The Saturday Creativity Quote

“Indonesian artists say you should begin and end your work with a prayer of gratitude—it’s a more reverent kind of collaboration [than the assumption that you need to beat your art into submission].”

— Elizabeth Gilbert, American novelist and non-fiction writer, in Light the Dark: Writers on Creativity, Inspiration, and the Artistic Process, ed by Joe Fassler (2017)

The Saturday Creativity Quote


“My path as a writer became much more smooth when I learned, when things aren’t going well, to regard my struggles as curious, not tragic.”

— Elizabeth Gilbert, American novelist and non-fiction writer, in Light the Dark: Writers on Creativity, Inspiration, and the Artistic Process, ed by Joe Fassler (2017)

The Saturday Writing Quote

“Literature reminds us that we’re not alone on this planet. You’re not alone in this time. You’re not alone in this experience.”

— Claire Messud, American novelist, in Light the Dark: Writers on Creativity, Inspiration, and the Artistic Process, ed by Joe Fassler (2017)

The Saturday Writing Quote

Bitterroot Winter, by Rachel Warner (collection of the author)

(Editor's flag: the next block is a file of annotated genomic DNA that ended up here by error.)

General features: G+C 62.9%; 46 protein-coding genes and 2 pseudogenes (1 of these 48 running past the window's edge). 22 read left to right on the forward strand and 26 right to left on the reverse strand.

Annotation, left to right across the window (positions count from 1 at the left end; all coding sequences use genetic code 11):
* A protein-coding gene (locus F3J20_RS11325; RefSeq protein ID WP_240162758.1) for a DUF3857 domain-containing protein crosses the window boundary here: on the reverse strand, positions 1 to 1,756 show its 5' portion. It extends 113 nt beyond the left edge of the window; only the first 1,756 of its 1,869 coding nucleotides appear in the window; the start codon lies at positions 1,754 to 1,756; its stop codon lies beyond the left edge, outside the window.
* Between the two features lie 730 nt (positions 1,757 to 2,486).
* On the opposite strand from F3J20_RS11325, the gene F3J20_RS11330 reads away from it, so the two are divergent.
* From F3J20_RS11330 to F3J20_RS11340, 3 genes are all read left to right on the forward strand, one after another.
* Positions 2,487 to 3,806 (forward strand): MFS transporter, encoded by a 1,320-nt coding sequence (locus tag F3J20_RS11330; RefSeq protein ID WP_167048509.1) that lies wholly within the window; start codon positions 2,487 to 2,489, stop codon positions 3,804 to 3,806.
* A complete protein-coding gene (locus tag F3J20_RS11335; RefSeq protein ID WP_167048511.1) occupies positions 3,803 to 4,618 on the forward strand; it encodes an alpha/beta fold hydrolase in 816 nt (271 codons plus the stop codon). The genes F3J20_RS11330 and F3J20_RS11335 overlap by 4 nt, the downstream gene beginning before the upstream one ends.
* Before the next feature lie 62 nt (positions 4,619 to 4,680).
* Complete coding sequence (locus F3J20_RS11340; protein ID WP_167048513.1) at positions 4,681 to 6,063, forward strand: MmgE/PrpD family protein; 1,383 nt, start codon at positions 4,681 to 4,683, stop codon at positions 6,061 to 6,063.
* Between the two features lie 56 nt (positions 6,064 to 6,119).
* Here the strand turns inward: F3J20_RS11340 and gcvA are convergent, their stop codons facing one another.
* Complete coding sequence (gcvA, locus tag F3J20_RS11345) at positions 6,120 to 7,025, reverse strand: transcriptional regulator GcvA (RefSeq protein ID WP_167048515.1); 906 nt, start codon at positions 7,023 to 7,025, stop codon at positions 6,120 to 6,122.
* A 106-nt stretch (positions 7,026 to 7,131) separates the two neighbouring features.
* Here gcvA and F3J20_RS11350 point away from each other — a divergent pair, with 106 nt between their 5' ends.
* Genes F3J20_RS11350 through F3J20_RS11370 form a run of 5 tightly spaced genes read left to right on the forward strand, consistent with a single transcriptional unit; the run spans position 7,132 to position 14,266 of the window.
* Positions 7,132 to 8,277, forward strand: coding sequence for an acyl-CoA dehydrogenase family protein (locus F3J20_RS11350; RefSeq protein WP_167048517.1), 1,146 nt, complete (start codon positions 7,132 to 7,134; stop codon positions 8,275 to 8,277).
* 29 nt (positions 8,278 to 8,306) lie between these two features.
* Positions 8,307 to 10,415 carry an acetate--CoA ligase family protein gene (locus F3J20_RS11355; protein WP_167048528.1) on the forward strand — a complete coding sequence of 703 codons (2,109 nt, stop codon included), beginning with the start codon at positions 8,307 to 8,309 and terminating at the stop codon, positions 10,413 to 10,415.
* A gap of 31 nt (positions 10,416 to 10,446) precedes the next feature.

“[L]ove what you do. If you don’t love it and find it all rather lonely because it is, find something else. Most of all, use what is already there. You cannot reinvent the conditions you are in, but these conditions are your fuel – anger, frustration, despair, revenge, love, silliness, need. and writing is your way to clarity, to understanding what is important. That is its power.

Know this in your heart. No one gives you power freely. You have to take it. Then own it. And whatever fee they offer you, ask for more.”
– Suzanne Moore, British journalist, The Guardian, “Find A Room of Your Own: 10 tips for women who want to write”

The Saturday Writing Quote — on doubt

WPA steps, Bigfork (photo by author)

“Once I decided to just embrace the good doubt as part of my creativity, it made it a lot easier to spot when the good doubt started to turn to bad doubt. I was able to use (and celebrate!) the good doubt—because that’s where the genius happened!—and stop the bad doubt in its tracks when it tried to rear its ugly head. It let me question and improve my plot, my ideas, the way I phrased things. without doubting myself.”

Melissa Haveman, writer and coach